The Atlas

Those who don't study history are doomed to repeat it

Nails in the Coffin of a Dream

Last Thursday my former business unit was all but shut down. Almost all that remained of the team I loved beyond measure was laid off. And the small handful who were not laid off were put in the horrible position of being the 'last man standing' to deal with clients, a complicated transition and more work that is realistic for such a tiny number of people. My phone started exploding around 7:00 a.m. and went on well into the night.

There are no words for how much my heart breaks for so many wonderful, talented people who had united around enthusiasm to execute against a vision that is now also dead.

When I was growing up, cutback and layoffs were a function of the manufacturing industry. Detroit, in particular, and the steel industry, were the two I always remember being in the greatest degree of tumult, but they were certainly not the only ones.

These days it is SOP in the tech industry. And, in all fairness, after 25+ in technology, the majority of coaching clients I work with come from this space -- in one way or another. And when they come to me to work on their plans to make a big change, too often the conversation starts at a problematic starting point:

I have a ton of experience. I have been doing this for a long time. In my last job, I took a big pay cut and now that I need to change again, I need to get back to what I was making before. I can't afford to keep doing this.

Oh, how my heart sinks when I hear this. So many of us got so accustomed to making a huge amount of money that our ability to pay our bills on a much smaller salary is hard, if not impossible without major changes -- starting, quite often, with the house we live in.

Recognizing the Pattern

And yet... those of us in who grew up in tech need to consider that the tech industry in the 2000's was like automobile manufacturing in the 1950's: it was booming, it was growing, it was possible to get in early and make a great living.

But tech as we approach 2020 is like the automobile industry in the 1980's: foreign competition is faster, cheaper and easier to use than ever before; other countries are making bigger investments in the infrastructure required to compete with domestic talent, and all of this makes businesses absolutely unable to justify the cost of expensive onshore talent when they have low-cost offshore talent available at a fraction of the price.

The part that is most amazing to me is that tech people are often to first to point out that the old school auto (or steel, or coal, or manufacturing, etc.) industry establishment was unrealistic in refusing to acknowledge the changes that ultimately transformed their space. And yet those same people often struggle to recognize the same about their own industry.

So the question I often come back to with my clients who insist they need to make what they used to make is: what happens if there is no way to get your old career (and income) back? What does your new plan look like?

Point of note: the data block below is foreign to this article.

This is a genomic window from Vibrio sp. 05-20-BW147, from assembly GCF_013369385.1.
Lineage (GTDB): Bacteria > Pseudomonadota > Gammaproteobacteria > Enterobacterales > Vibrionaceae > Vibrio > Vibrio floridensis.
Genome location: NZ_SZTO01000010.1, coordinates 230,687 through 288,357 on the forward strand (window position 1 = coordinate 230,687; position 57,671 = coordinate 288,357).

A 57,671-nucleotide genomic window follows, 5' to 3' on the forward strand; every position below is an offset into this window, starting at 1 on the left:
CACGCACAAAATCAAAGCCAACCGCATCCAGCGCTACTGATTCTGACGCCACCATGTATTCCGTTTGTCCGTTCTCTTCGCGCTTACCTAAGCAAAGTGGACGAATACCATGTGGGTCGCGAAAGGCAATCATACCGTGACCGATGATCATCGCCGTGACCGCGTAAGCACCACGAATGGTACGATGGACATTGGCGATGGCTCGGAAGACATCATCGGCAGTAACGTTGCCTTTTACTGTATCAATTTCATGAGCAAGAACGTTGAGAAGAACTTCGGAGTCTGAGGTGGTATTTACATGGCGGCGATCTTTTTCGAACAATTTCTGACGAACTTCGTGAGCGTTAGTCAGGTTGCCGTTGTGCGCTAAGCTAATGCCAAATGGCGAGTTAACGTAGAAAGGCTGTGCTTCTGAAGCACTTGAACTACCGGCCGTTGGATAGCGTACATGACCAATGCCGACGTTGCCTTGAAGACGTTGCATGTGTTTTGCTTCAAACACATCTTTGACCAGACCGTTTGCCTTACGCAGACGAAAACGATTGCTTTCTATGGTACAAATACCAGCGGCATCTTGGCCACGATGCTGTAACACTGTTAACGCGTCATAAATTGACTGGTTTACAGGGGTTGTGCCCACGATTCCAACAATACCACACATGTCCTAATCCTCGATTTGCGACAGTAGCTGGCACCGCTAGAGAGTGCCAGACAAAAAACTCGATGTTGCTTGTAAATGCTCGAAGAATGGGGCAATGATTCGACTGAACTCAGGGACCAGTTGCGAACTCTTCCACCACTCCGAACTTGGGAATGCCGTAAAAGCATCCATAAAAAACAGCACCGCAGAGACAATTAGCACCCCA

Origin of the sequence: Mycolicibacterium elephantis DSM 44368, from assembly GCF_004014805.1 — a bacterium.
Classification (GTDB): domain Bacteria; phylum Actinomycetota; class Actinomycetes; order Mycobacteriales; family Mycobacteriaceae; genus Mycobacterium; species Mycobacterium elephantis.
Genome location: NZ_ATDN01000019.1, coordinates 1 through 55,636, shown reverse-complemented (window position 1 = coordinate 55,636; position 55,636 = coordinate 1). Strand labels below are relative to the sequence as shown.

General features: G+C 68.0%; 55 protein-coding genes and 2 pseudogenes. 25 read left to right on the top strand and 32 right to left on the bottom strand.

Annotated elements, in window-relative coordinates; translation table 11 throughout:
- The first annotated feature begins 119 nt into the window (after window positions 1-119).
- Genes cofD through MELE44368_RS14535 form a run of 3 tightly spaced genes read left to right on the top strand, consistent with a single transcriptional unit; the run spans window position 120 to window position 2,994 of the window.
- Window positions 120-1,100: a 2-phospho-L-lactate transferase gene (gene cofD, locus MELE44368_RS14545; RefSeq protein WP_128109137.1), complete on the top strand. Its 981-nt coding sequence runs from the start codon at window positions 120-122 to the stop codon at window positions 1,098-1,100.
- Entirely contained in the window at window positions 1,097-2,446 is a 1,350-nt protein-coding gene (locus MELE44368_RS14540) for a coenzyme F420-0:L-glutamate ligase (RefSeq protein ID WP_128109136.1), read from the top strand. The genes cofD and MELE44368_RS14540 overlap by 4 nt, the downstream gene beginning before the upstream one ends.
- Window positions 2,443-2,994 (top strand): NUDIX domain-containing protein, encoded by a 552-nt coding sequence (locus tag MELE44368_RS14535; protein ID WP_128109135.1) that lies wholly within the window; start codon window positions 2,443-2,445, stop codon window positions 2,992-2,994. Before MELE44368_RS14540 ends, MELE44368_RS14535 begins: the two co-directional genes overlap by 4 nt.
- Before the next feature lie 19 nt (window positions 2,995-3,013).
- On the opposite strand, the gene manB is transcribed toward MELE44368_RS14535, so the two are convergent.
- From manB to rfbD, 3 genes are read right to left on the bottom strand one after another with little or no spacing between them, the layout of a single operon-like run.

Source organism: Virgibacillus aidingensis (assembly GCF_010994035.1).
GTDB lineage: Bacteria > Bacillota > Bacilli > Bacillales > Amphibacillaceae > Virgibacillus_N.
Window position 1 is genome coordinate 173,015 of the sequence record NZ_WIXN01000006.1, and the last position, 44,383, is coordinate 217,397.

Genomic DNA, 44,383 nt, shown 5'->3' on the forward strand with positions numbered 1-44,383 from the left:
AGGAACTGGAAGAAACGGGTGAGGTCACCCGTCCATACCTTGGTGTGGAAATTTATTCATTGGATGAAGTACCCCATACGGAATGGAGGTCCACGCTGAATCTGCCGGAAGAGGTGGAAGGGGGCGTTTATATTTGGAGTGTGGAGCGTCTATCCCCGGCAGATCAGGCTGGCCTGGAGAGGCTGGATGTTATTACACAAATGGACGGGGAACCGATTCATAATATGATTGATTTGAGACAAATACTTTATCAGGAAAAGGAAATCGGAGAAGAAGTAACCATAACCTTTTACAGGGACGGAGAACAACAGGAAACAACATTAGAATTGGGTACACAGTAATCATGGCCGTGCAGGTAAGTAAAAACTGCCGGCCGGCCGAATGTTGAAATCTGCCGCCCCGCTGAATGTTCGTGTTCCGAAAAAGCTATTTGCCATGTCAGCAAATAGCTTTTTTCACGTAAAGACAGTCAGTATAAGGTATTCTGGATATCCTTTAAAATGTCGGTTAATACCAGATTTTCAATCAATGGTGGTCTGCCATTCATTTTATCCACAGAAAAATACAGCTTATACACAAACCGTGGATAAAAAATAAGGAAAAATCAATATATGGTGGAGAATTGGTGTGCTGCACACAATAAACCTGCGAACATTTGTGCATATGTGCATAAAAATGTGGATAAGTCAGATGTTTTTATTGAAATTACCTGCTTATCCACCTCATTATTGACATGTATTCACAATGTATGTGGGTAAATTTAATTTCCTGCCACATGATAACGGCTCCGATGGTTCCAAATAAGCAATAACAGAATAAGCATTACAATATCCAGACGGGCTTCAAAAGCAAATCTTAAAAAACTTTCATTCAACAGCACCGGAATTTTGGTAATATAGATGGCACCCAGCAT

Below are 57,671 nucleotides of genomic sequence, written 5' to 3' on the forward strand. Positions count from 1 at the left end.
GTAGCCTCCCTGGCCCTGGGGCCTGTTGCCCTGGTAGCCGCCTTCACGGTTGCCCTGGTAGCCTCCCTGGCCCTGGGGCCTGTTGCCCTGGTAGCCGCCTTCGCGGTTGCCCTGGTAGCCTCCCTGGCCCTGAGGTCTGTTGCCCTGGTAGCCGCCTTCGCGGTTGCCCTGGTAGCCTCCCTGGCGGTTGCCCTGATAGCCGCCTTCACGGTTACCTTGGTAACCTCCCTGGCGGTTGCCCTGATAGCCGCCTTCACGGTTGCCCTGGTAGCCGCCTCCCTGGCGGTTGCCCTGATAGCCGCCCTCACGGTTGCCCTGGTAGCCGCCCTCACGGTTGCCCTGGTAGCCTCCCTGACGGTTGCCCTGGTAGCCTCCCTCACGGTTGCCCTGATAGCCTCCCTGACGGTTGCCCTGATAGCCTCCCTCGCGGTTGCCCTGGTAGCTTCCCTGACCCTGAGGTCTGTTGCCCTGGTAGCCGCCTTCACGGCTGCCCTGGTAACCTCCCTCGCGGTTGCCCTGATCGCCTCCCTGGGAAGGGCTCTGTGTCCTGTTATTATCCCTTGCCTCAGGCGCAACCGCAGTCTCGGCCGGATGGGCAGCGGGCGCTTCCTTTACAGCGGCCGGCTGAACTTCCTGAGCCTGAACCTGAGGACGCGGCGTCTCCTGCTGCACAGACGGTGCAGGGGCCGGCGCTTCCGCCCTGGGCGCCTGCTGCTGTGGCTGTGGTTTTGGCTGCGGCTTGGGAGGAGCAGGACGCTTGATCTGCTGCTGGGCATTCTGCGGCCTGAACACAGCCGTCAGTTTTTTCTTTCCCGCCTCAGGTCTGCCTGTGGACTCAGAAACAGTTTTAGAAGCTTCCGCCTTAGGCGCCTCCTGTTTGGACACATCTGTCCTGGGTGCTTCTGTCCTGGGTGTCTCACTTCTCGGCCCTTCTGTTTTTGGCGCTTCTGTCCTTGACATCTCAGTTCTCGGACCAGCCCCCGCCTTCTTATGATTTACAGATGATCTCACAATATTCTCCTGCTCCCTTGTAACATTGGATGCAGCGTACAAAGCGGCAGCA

Define the New Normal

No one likes this question, least of all me. But all industries go through a very common and well established maturation process. The rapidly-growing financial tide that lifts all boats is on the front-end of it of that process, not the back end. And sadly, when it comes to the software space, we are on the back end now.

And, even worse, ageism is acutely bad in the tech space -- moreso than other industries (except for the big offenders in this arena, like sports and modeling). Which means that, not only is competition for well-paid roles more severe than ever before, but if you're over 40, you are also likely competing against people 15 years younger who often listen to the same music and play the same video games as the hiring manager. (Let THAT thought sink in for a moment. And then have a shot of tequila. I know. I get it.)

That leaves us with some basic choices:

  1. Find a way to leverage your past experience into an all new way to make the income you need.
  2. Dive into a niche market that still needs expertise for a while longer -- recognizing that you are likely on borrowed time.
  3. Roll the dice with the hope that you will get really lucky, at least one more time.

As a classic Type-A control freak, to me option #3 sounds like the least appealing. It's high risk, long-odds and something that is mostly outside of my own direct ability to influence. But I am constantly shocked at how willing people are to double-down on that choice.

So my question to you is this: how do you take control of your professional future in an industry that has shifted under your feet, and where you may never command the same wage for the same role that you used to?

Hiring Technical Talent in Austin?

And, if anyone knows of someone hiring some exceptionally talented retail technology software professionals in the Austin area, drop me a line. I have a heartbreaking number of people I can put you in touch with.

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